It’s been said before, but once again – sometimes, TikTok really gets it right. London-based singer RAYE is just releasing her debut album now, but she’s been a force in the industry since she was signed to a major label as a teenager nearly a decade ago. Lending her songwriting credits to artists like David Guetta, Charli XCX and Beyonce, the label unfortunately held her own work back, leading to a falling out that finally sees My 21st Century Blues being released independently. It’s easy to see why she was so frustrated – most of RAYE’s co-written songs were big because she knows how to write a great, if somewhat formulaic pop melody. What we didn’t know is that she has the ambition to get experimental with just about everything surrounding it as well. A trained jazz singer, exciting elements of her past crop up from time to time amidst a blend of pop, soul and hip-hop that feels like the exact direction our genreless world is moving in. Adding her own unique voice, the project is coloured with exhilarating beat switches and a nice mix of both fun tracks and serious ones dotted with refreshingly blunt social commentary. RAYE, thankfully, has finally arrived, and the game should be on watch.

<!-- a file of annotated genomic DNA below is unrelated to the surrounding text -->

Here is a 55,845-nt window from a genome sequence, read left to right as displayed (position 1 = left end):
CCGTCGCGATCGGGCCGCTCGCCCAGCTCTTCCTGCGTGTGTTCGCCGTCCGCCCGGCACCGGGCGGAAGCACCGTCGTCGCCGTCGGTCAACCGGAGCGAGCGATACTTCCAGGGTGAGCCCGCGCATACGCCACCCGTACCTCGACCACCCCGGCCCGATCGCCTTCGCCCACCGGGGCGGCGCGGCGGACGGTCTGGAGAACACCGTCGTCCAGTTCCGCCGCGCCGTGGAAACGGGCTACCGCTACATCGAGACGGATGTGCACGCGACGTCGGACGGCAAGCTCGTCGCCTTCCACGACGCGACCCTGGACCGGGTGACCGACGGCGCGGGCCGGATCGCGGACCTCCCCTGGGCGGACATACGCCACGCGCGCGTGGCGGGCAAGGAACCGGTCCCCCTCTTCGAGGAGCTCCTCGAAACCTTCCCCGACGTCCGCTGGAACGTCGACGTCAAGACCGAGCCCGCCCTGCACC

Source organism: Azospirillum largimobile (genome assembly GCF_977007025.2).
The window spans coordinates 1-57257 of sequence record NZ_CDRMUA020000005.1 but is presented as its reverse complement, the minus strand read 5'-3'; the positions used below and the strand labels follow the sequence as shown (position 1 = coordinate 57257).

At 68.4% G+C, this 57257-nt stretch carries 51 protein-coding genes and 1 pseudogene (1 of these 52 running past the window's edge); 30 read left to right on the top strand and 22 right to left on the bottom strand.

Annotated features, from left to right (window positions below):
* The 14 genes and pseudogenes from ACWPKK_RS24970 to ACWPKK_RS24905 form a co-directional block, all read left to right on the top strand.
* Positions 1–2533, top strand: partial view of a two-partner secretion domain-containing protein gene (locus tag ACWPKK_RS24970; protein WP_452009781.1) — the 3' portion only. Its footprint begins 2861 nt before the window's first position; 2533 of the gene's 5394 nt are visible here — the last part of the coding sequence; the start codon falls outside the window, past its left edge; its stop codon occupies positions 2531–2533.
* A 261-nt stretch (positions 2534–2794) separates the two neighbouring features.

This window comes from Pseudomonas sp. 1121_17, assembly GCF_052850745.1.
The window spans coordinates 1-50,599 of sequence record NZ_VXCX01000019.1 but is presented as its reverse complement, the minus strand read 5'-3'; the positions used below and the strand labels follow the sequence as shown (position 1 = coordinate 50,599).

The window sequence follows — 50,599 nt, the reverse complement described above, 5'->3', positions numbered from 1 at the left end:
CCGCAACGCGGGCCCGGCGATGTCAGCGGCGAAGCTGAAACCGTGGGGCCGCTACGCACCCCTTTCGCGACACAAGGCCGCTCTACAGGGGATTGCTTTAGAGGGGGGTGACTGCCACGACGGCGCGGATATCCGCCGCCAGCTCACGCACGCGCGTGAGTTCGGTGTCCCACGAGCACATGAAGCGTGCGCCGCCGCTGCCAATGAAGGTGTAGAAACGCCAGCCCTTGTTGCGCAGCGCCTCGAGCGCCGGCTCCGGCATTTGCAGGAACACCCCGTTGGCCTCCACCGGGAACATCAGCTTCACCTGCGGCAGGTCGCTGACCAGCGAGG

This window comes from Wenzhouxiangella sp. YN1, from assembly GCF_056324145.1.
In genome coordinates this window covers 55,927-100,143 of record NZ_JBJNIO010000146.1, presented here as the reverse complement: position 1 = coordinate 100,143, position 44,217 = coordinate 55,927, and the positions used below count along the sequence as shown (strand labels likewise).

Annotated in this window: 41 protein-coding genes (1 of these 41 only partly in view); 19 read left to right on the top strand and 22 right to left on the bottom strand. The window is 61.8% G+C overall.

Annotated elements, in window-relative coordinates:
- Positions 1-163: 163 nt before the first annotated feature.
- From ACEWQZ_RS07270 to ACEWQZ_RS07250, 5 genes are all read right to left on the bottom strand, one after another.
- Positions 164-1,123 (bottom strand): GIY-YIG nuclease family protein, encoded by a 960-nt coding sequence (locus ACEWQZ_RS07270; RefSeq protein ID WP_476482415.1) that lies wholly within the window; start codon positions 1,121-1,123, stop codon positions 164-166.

After an intro skit that feels like we’re being introduced to a performer at a jazz club, a trap beat drops overtop of the opening jazzy piano chords of “Oscar Winning Tears,” RAYE breezing through a cool and conversational triplet flow on top as she recounts the story of one of her many “irrelevant,” “1/10” romantic partners and learning to see through a performance worthy of a golden statuette. The chorus explodes with fuller instrumentation, but it’s still mixed well enough for us to hear every bit of RAYE’s striking vibrato on top – though the best vocal moment on the track is when everything cuts out and she ascends the scale in an a cappella harmony. It’s a powerful opener that asserts RAYE as someone who takes no nonsense, and that continues onto “Hard Out Here.” as she unleashes a series of speedy rap verses verbally setting her old label’s building on fire while hoping to dismantle a system biased against everything she represents. RAYE did the album’s photoshoot in front of the label building for a reason, and the song finds her singing about bouncing back and sticking her success in their faces. RAYE’s approach is endlessly surprising and full of free-flowing musicality – a moment where it would normally return to the chorus but instead finds her extending the same speedy flows in a more melodic zone stands out. Everything that’s given her the 21st century blues is addressed, as the track “Black Mascara.” was apparently inspired by a night when a man RAYE trusted spiked her drink. As operatic harmonies give way to a house beat that keeps building in intensity, the repetitive lyrics give the sense of her spiraling in a party as the reality of what happened sets in.